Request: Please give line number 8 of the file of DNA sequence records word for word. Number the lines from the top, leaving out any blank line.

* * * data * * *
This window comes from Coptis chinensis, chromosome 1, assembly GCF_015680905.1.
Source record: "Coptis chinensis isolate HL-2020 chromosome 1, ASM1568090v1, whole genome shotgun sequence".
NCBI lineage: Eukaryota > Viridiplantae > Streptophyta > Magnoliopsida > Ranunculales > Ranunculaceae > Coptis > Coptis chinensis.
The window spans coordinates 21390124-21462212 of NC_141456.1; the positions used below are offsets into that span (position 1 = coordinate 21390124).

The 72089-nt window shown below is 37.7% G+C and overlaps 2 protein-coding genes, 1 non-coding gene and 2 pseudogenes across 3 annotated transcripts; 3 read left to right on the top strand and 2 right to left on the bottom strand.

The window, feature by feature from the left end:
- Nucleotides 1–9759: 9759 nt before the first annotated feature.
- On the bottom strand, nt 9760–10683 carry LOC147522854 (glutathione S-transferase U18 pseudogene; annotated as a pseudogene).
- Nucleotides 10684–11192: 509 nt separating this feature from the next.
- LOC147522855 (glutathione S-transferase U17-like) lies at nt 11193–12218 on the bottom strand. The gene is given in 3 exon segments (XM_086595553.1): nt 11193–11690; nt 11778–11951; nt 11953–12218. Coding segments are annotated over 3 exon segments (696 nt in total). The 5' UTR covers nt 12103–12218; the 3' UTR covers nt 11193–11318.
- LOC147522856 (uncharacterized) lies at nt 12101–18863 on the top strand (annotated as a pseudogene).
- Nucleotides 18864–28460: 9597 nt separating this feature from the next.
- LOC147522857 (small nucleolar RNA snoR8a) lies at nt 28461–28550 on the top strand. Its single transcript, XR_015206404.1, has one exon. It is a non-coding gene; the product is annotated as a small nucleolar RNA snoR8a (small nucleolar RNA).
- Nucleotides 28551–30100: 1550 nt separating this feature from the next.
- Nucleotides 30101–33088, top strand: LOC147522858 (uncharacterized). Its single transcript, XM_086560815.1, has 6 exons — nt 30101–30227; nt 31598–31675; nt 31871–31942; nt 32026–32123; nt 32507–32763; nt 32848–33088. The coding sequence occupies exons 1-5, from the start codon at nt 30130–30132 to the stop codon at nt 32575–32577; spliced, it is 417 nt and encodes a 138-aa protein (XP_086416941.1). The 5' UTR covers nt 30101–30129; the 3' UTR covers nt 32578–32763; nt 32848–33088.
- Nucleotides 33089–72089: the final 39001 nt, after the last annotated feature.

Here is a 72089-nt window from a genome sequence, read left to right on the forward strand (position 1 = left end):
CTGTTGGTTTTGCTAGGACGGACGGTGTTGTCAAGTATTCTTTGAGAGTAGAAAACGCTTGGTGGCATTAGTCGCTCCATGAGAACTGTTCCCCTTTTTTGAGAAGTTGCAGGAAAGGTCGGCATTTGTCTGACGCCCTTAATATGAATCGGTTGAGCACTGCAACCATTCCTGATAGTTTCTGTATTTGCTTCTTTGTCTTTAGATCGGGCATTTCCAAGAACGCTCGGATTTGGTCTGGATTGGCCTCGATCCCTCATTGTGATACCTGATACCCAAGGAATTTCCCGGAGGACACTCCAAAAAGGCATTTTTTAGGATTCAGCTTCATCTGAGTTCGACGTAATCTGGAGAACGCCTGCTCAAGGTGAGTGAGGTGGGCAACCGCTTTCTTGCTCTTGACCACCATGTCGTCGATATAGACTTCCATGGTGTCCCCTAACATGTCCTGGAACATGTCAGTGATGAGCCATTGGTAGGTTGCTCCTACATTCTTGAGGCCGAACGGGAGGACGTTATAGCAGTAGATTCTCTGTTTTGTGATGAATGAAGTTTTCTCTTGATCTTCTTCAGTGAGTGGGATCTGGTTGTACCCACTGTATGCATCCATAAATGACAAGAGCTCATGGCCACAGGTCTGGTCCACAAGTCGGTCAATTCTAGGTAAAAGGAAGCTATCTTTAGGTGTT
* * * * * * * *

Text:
- On the bottom strand, nt 9760–10683 carry LOC147522854 (glutathione S-transferase U18 pseudogene; annotated as a pseudogene).